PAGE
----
The end of the ROT WORLD crossover arc raises the question that Umberto Eco posed in his famous essay on Superman in 1972: can there really be change in a superhero universe? Doesn’t that imply aging, and movement toward an end, death, in fact? Whereas the constant return to a status quo at the end of each trial or adventure puts readers back in a position of looping time, and any seeming change in the lives of superheroes is seen to be a kind of necessary illusion. Eco even pointed out that “What If” stories are the only recourse to exploring meaningful life developments for superheroes like having long-term relationships or kids, milestones that can be neatly tucked away as “out of continuity”. We’re still struggling in superhero comics with the same realities of narrative constraint introduced by the Man of Steel, but that doesn’t mean that some writers and artists are satisfied to make all monumental events, the reason we read superhero comics in the first place, transient. Some are determined not to hand the property on to the next writer or artist in the same condition in which they received it, and that does suggest a lot of gumption on their part. Scott Snyder and Jeff Lemire have suggested in interviews before the ROTWORLD finale that they fought to incorporate lasting change into the universes of SWAMP THING and ANIMAL MAN respectively, and the question is, are those changes really meaningful to the reader? What did the ROT WORLD arc add to the mythology of the DCU and will its impact continue to be felt, or will there still be a gradual return to the status quo to follow?
[Spoilers for ROTWORLD arc, ANIMAL MAN #17, 18, and SWAMP THING #17, 18 below!]
All evidence points to New 52 marketing wanting readers to believe that ROT WORLD was culminating in something monumental, something unheard of that might never be seen again. SWAMP THING #18’s cover, depicting Abby and Swampy embracing reads, “’Til Death Do Them Part!”, and ANIMAL MAN #18’s even more emotionally gripping cover, with Buddy Baker screaming in the dark, reads in rather gigantic letters: “This is the Most Tragic Day in the Life of Buddy Baker!”. As far as hype goes, it’s pretty extreme, and even though fans might not want these characters to suffer, anything less might seem like a rip off after this kind of advertizing. Maybe they want readers to feel conflicted because that means they are personally engaging with the titular characters.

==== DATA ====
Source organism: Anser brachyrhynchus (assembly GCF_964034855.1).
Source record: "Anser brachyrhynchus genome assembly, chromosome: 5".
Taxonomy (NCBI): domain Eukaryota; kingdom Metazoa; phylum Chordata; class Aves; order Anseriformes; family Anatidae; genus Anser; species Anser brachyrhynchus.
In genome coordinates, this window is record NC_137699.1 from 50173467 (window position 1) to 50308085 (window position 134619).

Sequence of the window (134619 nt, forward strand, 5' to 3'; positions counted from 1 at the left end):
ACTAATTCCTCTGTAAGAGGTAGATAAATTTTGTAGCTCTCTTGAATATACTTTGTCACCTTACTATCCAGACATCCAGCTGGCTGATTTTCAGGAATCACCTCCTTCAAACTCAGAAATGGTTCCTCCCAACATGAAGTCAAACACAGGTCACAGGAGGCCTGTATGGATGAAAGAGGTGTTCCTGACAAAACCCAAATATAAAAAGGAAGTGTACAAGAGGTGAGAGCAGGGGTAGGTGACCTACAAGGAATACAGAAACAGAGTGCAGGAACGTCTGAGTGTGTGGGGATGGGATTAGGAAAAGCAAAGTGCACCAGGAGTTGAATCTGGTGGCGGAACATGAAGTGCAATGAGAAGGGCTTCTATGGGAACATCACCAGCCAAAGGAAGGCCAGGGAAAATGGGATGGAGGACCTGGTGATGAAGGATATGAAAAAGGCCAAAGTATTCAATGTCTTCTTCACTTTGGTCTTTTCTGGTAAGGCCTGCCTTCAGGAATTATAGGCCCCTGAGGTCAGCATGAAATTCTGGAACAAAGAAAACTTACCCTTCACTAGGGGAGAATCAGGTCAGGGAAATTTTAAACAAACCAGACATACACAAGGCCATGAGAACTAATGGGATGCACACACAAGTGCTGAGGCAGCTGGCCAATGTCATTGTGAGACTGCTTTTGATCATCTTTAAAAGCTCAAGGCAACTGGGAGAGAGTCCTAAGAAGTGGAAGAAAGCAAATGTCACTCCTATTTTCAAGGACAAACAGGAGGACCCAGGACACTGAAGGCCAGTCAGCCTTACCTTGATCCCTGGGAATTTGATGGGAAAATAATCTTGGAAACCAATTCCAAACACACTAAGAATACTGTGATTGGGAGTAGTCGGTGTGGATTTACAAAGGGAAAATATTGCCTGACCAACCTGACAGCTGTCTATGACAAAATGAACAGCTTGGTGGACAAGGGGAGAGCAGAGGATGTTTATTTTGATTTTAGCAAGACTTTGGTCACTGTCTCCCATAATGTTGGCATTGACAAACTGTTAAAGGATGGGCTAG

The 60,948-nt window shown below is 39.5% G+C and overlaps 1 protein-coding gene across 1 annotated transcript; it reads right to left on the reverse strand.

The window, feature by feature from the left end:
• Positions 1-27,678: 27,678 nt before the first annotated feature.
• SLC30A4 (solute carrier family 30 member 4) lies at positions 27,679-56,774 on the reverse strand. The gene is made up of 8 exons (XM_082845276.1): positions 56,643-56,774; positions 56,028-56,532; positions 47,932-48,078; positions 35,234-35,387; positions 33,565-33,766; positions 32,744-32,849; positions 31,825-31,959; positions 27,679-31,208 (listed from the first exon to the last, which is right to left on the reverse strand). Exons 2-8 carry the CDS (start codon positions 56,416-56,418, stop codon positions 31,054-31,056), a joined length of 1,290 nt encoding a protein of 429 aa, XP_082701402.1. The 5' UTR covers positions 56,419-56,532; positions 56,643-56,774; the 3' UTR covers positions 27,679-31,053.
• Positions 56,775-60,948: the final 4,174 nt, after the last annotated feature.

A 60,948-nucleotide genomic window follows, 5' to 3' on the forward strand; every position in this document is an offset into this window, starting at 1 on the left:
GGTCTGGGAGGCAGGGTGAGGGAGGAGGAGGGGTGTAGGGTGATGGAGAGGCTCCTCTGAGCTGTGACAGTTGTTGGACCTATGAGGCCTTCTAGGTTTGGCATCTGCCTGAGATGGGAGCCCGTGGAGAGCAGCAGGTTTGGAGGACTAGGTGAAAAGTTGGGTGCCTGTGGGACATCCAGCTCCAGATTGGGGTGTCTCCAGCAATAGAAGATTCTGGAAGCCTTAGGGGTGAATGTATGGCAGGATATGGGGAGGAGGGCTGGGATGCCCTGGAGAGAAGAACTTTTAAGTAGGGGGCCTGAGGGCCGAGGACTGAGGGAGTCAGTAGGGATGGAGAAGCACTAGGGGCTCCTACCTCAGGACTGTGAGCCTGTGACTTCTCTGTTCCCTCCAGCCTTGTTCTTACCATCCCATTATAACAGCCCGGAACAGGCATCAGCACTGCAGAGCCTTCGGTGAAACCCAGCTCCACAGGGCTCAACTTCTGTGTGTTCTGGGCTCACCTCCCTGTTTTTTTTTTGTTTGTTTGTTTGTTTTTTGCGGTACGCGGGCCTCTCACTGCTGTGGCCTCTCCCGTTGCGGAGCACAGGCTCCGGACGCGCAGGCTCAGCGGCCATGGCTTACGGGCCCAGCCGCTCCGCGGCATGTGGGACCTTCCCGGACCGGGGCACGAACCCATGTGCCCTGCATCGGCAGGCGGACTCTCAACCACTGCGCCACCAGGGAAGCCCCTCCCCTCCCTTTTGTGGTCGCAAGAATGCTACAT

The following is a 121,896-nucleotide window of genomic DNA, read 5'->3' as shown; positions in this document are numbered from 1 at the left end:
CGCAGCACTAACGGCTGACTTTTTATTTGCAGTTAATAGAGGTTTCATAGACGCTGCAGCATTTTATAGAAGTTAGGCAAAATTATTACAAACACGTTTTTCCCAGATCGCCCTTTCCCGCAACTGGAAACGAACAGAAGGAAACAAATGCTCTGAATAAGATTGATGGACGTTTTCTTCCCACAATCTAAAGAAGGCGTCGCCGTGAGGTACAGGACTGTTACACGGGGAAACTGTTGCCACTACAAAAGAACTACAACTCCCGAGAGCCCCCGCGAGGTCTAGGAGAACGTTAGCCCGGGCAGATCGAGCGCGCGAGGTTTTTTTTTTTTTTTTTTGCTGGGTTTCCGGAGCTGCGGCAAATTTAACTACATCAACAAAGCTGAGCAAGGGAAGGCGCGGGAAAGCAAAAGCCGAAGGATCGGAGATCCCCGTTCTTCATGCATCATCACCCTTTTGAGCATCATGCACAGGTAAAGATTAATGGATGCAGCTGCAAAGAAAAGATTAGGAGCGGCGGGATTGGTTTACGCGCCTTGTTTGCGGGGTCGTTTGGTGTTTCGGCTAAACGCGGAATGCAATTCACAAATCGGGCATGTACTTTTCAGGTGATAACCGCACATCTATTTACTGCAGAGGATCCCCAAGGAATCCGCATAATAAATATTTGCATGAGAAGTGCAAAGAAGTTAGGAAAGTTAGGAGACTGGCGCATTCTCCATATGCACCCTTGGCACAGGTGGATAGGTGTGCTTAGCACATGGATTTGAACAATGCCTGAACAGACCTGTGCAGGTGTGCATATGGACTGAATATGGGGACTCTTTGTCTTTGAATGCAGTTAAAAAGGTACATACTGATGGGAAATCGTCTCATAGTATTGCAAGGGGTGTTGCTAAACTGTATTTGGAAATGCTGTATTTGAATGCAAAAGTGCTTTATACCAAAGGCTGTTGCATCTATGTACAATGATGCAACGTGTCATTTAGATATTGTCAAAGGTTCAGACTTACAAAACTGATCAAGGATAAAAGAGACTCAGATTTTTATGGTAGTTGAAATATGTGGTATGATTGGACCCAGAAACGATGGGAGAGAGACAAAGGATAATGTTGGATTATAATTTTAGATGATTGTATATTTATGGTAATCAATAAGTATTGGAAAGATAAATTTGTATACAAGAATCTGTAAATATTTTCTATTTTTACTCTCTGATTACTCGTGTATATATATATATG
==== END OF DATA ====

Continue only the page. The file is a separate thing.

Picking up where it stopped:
Let’s start with the ROT mythology, and the way in which it affects a reader’s view of the DCU, then discuss the kind of “change” ST #18 and AM #18 introduce. As mythology, the introduction of The Rot is a significant accomplishment. It shines a light on the dark corners of the underlying principles of the DC Universe and helps fill out the cosmic principles that hold it together for readers. The Rot functions as a third element to stand in balance to The Red, the element of animals (and humans), and The Green, the element of the plant world. It makes sense there should be more than just The Green and the The Red struggling, often against each other. Adding a third principle, first as a mutual foe, that represents “decay” is pretty ingenious. It speaks to the reality of death and entropy in the DCU and gives readers a greater sense of just how things function in the DCU. So from an overarching standpoint, thumbs up. But honestly, it gets even better. In issue #17 of SWAMP THING when Swamp Thing and Animal Man start questioning their own view of what The Rot is, things get more “real” in the sense that the opposition between The Red and The Green versus The Rot becomes instead a triad of opposing forces.
As Constantine had warned earlier, The Red and The Green are not “black and white”. They are not alone, and don’t simply have a mutual foe. They have a mutually equal principle to deal with taken over by Anton Arcane. They begin to realize that the avatars of each principle can determine whether the element works in more helpful or harmful ways and that The Rot, a principle of decay, is, in fact neutral, though corrupted by Arcane. Though readers might have seen this coming, it forms a sudden clear paradigm for principles acting in the DCU, and suggests a satisfying emphasis on “harmony” between principles as a universal goal. It syncs well with all the struggles of heroes in the DCU, and could speak to Superman’s endeavors just as well as Batman’s. The ROT WORLD arc has added this paradigm to the DC Universe, and contributed to its mythology.